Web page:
A commodity market is a place for investors to trade in commodities like precious metals, crude oil, natural gas, energy, and spices, among others. Currently, the Forward Markets Commission allows futures trading in India for around 120 commodities. Trading in commodities is great for investors seeking to diversify their portfolio, as these investments often help with inflation.

What are the Commodity Exchanges available in India?

India has 22 commodity exchanges that have been set up under the Forward Markets Commission. The following commodity exchanges are popular choices for trading in India-

  1. Multi Commodity Exchange of India (MCX)
  2. Indian Commodity Exchange (ICEX)
  3. National Multi Commodity Exchange of India (NMCE)
  4. National Commodity and Derivative Exchange (NCDEX)

What is a Commodity Futures Contract?

The ‘commodity futures contract’ is the assurance that a trader will buy or sell a certain amount of their commodity at a pre decided rate at a certain time. When a trader purchases a futures contract, they are not required to pay the whole price of the commodity. Instead, they can pay a margin of the cost which is a predetermined percentage of the original market price. Lower margins mean one can buy a futures contract for a large amount of a precious metal like gold by spending only a fraction of the original cost.

How Does a Commodity Market Work?

Suppose you bought a gold futures contract on MCX at Rs. 72,000 for every 100 gm. Gold’s margin is 3.5% on MCX. So you will be paying Rs. 2,520 for your gold. Suppose that the following day, the cost of gold increases to Rs. 73,000 per 100 gm. Rs 1,000 will be credited to the bank account you have linked to the commodity market. Assume that the day-after, it drops to Rs. 72,500. Accordingly, Rs. 500 will be debited from your bank account.

Types of Trading Strategies in a Commodity Market:

There are two core drivers of -or trading strategies within- a commodity market: speculators and hedgers.

Speculators:

These dealers constantly examine the costs of commodities in addition to forecasting the expected price changes. For instance, if a speculator predicts that the price of gold was to increase, they purchase the commodity futures contract. If the cost of gold subsequently grows, the trader will then sell the contract for a higher price than they bought.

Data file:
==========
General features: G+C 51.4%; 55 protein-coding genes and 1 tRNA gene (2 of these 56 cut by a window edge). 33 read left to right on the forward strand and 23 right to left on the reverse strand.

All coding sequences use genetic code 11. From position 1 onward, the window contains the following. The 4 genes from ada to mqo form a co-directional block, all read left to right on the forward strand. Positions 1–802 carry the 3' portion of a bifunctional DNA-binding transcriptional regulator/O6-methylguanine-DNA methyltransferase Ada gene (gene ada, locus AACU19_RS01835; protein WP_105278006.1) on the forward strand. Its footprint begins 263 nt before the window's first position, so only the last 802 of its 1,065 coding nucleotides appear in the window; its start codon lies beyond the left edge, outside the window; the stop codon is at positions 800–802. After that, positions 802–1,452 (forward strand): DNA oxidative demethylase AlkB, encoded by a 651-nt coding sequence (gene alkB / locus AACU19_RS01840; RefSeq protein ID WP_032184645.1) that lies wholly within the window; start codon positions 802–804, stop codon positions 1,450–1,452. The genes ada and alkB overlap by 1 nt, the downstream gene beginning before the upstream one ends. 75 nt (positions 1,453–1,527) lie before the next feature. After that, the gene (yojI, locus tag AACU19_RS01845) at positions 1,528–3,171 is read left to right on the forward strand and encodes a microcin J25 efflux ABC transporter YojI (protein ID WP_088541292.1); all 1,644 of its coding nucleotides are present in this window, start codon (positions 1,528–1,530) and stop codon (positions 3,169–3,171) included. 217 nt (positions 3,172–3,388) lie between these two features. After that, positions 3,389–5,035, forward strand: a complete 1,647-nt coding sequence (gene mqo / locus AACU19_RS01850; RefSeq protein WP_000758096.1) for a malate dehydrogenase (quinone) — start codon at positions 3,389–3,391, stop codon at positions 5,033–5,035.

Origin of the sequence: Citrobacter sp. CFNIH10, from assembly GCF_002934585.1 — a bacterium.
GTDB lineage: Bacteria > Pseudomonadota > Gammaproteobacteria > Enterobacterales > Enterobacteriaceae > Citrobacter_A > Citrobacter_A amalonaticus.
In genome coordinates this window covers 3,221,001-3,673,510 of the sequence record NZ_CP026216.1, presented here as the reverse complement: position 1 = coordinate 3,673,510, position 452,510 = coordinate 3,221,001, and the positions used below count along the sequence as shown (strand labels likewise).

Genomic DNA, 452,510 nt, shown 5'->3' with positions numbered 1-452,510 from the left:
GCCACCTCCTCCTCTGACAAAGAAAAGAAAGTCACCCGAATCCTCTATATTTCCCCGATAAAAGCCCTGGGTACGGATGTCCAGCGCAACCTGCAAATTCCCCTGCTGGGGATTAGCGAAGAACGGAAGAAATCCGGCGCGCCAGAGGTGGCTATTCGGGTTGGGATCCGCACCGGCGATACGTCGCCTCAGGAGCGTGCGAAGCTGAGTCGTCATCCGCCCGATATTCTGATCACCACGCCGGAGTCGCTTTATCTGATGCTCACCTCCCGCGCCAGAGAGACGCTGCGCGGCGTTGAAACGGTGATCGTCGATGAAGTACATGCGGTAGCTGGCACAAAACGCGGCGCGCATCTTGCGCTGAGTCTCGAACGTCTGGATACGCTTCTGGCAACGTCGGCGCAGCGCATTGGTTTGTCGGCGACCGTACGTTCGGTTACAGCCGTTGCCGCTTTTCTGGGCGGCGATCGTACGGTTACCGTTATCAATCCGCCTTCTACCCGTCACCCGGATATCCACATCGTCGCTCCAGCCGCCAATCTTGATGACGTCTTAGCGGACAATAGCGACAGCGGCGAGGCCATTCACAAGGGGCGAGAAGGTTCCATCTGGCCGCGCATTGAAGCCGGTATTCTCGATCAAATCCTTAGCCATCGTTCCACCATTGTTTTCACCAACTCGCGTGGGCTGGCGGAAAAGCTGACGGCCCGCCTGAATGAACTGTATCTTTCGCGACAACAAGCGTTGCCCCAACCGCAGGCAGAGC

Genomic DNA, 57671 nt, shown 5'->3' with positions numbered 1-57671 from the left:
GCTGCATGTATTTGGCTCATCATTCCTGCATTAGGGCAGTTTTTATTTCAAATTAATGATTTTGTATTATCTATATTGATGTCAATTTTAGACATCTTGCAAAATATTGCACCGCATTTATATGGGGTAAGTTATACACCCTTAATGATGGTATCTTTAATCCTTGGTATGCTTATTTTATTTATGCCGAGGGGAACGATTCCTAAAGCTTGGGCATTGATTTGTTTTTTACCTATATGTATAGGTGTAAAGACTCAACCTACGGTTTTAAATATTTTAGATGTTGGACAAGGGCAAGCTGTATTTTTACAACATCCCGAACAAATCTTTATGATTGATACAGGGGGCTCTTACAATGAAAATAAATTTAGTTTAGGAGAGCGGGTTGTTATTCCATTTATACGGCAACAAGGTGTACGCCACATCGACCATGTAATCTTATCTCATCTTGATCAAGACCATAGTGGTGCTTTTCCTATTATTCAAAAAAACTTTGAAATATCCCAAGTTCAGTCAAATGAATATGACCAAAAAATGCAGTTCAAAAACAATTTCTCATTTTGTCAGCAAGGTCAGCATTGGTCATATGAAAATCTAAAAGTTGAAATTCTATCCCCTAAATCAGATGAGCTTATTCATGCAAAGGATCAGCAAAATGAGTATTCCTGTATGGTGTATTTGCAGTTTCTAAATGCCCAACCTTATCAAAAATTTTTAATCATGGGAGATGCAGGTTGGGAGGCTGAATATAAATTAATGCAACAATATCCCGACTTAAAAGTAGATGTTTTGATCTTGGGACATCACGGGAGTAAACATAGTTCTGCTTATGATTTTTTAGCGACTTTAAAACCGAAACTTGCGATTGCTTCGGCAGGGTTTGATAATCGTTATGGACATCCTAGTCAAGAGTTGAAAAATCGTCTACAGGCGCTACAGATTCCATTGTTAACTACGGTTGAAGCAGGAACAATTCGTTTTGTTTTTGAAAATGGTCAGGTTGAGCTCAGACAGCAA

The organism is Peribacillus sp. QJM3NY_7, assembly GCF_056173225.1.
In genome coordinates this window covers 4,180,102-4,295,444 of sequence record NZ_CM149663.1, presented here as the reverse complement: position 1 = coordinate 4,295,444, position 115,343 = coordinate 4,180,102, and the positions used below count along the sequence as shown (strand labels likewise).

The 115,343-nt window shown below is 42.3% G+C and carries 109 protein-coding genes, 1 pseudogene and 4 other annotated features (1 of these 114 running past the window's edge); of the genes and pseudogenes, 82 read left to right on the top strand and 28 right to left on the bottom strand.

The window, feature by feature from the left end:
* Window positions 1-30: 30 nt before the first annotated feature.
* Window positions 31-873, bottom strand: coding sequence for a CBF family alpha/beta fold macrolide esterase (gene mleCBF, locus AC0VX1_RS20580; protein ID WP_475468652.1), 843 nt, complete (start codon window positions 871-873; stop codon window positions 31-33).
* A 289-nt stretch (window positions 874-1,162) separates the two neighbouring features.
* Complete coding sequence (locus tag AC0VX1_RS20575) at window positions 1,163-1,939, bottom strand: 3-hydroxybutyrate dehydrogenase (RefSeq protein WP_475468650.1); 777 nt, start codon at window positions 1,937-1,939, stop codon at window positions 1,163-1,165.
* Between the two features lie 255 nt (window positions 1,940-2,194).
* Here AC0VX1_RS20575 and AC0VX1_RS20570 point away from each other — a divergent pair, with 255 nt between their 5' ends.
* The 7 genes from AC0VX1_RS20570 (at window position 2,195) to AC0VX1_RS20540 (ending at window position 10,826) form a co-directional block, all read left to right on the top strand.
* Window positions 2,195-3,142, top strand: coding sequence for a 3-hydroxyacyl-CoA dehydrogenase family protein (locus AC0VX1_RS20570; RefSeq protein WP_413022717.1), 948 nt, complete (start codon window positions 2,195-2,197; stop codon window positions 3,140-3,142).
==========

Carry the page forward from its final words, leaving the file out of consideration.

If the speculator anticipates that the rate of gold will decrease, they sell their futures contract. Once the prices lower, speculators buy the contract again for a lower price than what they sold it for. This is how speculators make profits in both cases of market change.

Hedgers:

Those who produce or manufacture commodities typically ‘hedge their risk’ by trading in a commodity futures market. For instance, if the prices of wheat fall during the harvest period, the farmer will face a loss. The farmer can hedge this risk by entering a futures contract. In this case, when the price of his produce falls in his local market, the farmer can offset this loss by making profits through the futures market.

The opposite situation is when the cost of wheat increases during the harvest period. At this time, the farmer would encounter losses in the futures market. However, these losses can be compensated for by selling his produce for a higher cost in his local market.

Key Things to Note About Commodity Trading in India

  • – The prices of commodities are affected by a plethora of reasons. Similar to investing in stocks, it is important to prepare in advance by understanding these factors and learning strategies you can employ before you start trading in commodities.
  • – While you get higher leverage with commodity trading, the risk associated with trading in commodities is also higher as market fluctuations are common.
  • – Regularly monitoring the market is necessary. If you are a trading beginner, consider taking the help of a commodity market expert who can inculcate you into the process, and keep tabs on market fluctuations.

Conclusion

Commodity trading in India is a great way to beat inflation as the costs of commodities grow in areas where inflation grows. However, commodity futures contracts are highly leveraged, making them risk-prone. Regularly monitoring the commodity market is essential, no matter which trading strategy one chooses.